Saddle Mountain Overlook – A Different View of the Grand Canyon!

June 2019 – The Grand Canyon is a huge, winding crater that wanders across the northen part of Arizona for about 275 miles. However, Grand Canyon National Park’s North and South Rims take up just a few miles on either side of the Colorado River in the middle of it all. For anyone up for a little adventure, there are lots of other places along its length outside the National Park where you can peer over the edge in awe.

Saddle Mountain Overlook above the Colorado River in Grand Canyon Arizona-min

Outside of Grand Canyon National Park there are many absolutely stunning overlooks.

This past week we took our Polaris RZR on a back country tour through the woods and the aspen trees of Kaibab National Forest to check out one of the many overlooks that are outside Grand Canyon National Park: Saddle Mountain Overlook.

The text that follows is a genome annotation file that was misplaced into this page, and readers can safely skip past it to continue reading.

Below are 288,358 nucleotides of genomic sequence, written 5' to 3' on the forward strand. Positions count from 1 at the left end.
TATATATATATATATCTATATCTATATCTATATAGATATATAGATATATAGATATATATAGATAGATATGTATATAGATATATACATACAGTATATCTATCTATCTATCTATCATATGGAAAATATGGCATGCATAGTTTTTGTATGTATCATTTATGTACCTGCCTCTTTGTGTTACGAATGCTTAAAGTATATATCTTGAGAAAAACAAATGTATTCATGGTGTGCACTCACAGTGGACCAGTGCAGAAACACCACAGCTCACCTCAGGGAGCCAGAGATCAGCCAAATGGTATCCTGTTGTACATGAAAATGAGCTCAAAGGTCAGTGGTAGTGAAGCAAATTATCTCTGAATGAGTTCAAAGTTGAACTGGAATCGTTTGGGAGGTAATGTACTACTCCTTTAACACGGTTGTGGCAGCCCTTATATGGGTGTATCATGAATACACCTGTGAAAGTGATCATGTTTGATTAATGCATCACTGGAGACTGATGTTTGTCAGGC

Two track road through aspen trees-min

Our RZR ride took us through ponderosa pine forests and aspen groves.

The two track road was fun to ride on, but the best part came at the end when we got to the overlook at Saddle Mountain. Wow!

Saddle Mountain Overlook Grand Canyon Arizona-min

Saddle Mountain Overlook

Saddle Mountain Overlook Grand Canyon Colorado RIver-min

What a wonderful view this was after riding through the woods for a few hours.

Grand Canyon Saddle Mountain overlook in Arizona-min

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Colorado River overlook at Saddle Mountain-min

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We walked along the edge and admired the amazing views. Every time I see the Grand Canyon, I marvel that a narrow ribbon of river along with some wind and rain could have carved all these extraordinary patterns in the cliffs!

Erosion patterns Colorado River overlook at Saddle Mountain-min

Beautiful patterns carved by the Colorado River over the course of millions of years

Red rock erosion patterns Saddle Mountain Overlook at Grand Canyon Colorado River-min

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Saddle Mountain overlook on the Colorado River at Grand Canyon-min

Saddle Mountain Overlook offers a different view of the Grand Canyon!